(8) In response to his counsel's Rule 26(c) brief, Smith has raised points for the Court's consideration, alleging several instances of ineffective assistance of counsel. His first three claims allege that his counsel misinformed him of how the sentencing phase would proceed. His fourth claim alleges that his counsel failed to withdraw his guilty plea despite Smith's request to do so. For the reasons that follow, we reject all of Smith's arguments.

(9) To prevail on an ineffective assistance of counsel claim, a defendant must satisfy the familiar Strickland test. " A defendant must first show that that his counsel's representation fell below an objective standard of reasonableness. Second, the defendant must show that the deficient performance prejudiced the defense." [5] In the context of a guilty plea, to establish prejudice the defendant must demonstrate a reasonable probability that, but for his counsel's unprofessional errors, the defendant would not have pled guilty but would have insisted on going to trial.[6] A defendant must set forth and substantiate concrete allegations of actual prejudice[7] in order to overcome the " strong presumption" that his attorney's representation was professionally reasonable.[8]

(10) Smith first claims that he received ineffective assistance when his lawyer failed to inform him of the penalty-enhancing effect of his prior violent felony conviction. We find this argument to be without merit. Once Smith's lawyer recognized her error, she asked Smith whether he wished to withdraw his guilty plea. Smith declined the opportunity to file a motion to withdraw the entire plea in favor of filing an appeal from his sentence. Under these circumstances, Smith cannot establish that, but for counsel's error, he would not have pled guilty but would have insisted on going to trial. Accordingly, we find no error in the Superior Court's rejection of this claim.

(11) Smith's second ineffective assistance claim is that his lawyer coerced him into accepting the plea agreement by informing Smith that he would receive only a five year sentence. The transcript of Smith's plea colloquy belies this claim. Smith indicated under oath that no one had threatened or forced him to enter a plea, that no one had promised him what sentence he would receive, and that he was satisfied with his counsel's representation. In the absence of clear and convincing evidence to the contrary, Smith is bound by these sworn statements.[9] Accordingly, we find no error in the Superior Court's rejection of this claim.

(12) Smith's third claim is that his trial counsel misstated the statutory maximum sentence for Attempted Assault First Degree. Smith's plea form stated that the maximum sentence for Attempted Assault First Degree was twenty years. In reality, the maximum sentence was twenty-five years. The original sentencing judge sentenced Smith to the statutory maximum of twenty-five years. On remand, however, the sentencing judge reduced this sentence to twenty years to comport with the misstatement on Smith's plea form. The second sentencing hearing thus corrected any alleged error. Accordingly, Smith can establish no prejudice.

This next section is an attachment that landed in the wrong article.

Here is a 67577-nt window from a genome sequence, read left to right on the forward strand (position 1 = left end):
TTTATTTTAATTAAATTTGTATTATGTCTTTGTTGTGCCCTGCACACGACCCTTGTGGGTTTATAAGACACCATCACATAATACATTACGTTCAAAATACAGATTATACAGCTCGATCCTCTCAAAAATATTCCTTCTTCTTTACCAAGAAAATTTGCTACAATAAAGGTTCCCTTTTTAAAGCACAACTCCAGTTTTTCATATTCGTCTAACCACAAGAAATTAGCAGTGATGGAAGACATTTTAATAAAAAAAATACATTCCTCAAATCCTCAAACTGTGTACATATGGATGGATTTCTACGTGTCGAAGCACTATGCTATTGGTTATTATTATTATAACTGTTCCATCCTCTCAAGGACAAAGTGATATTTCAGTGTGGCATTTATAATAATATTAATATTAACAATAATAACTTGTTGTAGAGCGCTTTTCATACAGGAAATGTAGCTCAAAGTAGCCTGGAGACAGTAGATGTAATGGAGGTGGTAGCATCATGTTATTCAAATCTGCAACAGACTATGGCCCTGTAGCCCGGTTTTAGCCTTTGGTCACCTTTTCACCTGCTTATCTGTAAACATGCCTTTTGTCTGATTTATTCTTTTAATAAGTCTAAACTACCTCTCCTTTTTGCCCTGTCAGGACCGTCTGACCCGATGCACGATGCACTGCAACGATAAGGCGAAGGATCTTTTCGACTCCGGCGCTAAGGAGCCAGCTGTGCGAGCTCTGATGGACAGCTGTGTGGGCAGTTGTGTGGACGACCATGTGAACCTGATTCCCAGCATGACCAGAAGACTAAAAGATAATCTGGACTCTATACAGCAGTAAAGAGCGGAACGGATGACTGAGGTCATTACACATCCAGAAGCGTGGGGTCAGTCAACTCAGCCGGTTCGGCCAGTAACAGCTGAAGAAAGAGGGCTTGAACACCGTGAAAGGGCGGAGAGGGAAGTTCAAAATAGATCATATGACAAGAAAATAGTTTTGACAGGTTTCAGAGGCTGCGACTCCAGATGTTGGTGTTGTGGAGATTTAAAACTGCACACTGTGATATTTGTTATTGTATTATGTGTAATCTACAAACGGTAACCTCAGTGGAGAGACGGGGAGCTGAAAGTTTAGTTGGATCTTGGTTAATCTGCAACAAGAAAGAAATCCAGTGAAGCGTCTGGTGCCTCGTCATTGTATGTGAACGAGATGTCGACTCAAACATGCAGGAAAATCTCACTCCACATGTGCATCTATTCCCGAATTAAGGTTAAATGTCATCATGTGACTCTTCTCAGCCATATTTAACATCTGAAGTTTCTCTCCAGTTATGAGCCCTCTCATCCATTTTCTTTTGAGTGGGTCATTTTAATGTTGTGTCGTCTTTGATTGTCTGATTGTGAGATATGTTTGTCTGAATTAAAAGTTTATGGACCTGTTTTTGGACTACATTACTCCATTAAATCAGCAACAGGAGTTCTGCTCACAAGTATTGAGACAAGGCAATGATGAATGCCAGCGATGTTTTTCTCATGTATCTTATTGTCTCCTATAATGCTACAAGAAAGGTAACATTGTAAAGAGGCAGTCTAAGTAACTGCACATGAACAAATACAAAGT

(13) Smith's fourth claim is that his trial counsel did not withdraw Smith's guilty plea despite his request that she do so. In an affidavit, Smith's lawyer stated that when she counseled Smith on whether to accept the plea offer, she failed to inform Smith of the enhanced penalty he faced because of his prior violent felony conviction. In light of her error, Smith's lawyer asked him whether he wanted to withdraw his guilty plea. Smith's lawyer stated that he declined to withdraw his plea, but instead wanted to appeal his sentence. Although Smith disputes his lawyer's account, it was within the Superior Court's discretion to resolve this credibility issue by accepting counsel's sworn statement. Accordingly, we reject Smith's fourth claim.

(15) This Court has reviewed the record carefully and has concluded that Smith's appeal is wholly without merit and devoid of any arguably appealable issue. We also are satisfied that Smith's counsel has made a conscientious effort to examine the record and the law and has properly determined that Smith could not raise a meritorious claim in this appeal.

NOW, THEREFORE, IT IS ORDERED that the State's motion to affirm is GRANTED. The judgment of the Superior Court is AFFIRMED. The motion to withdraw is moot.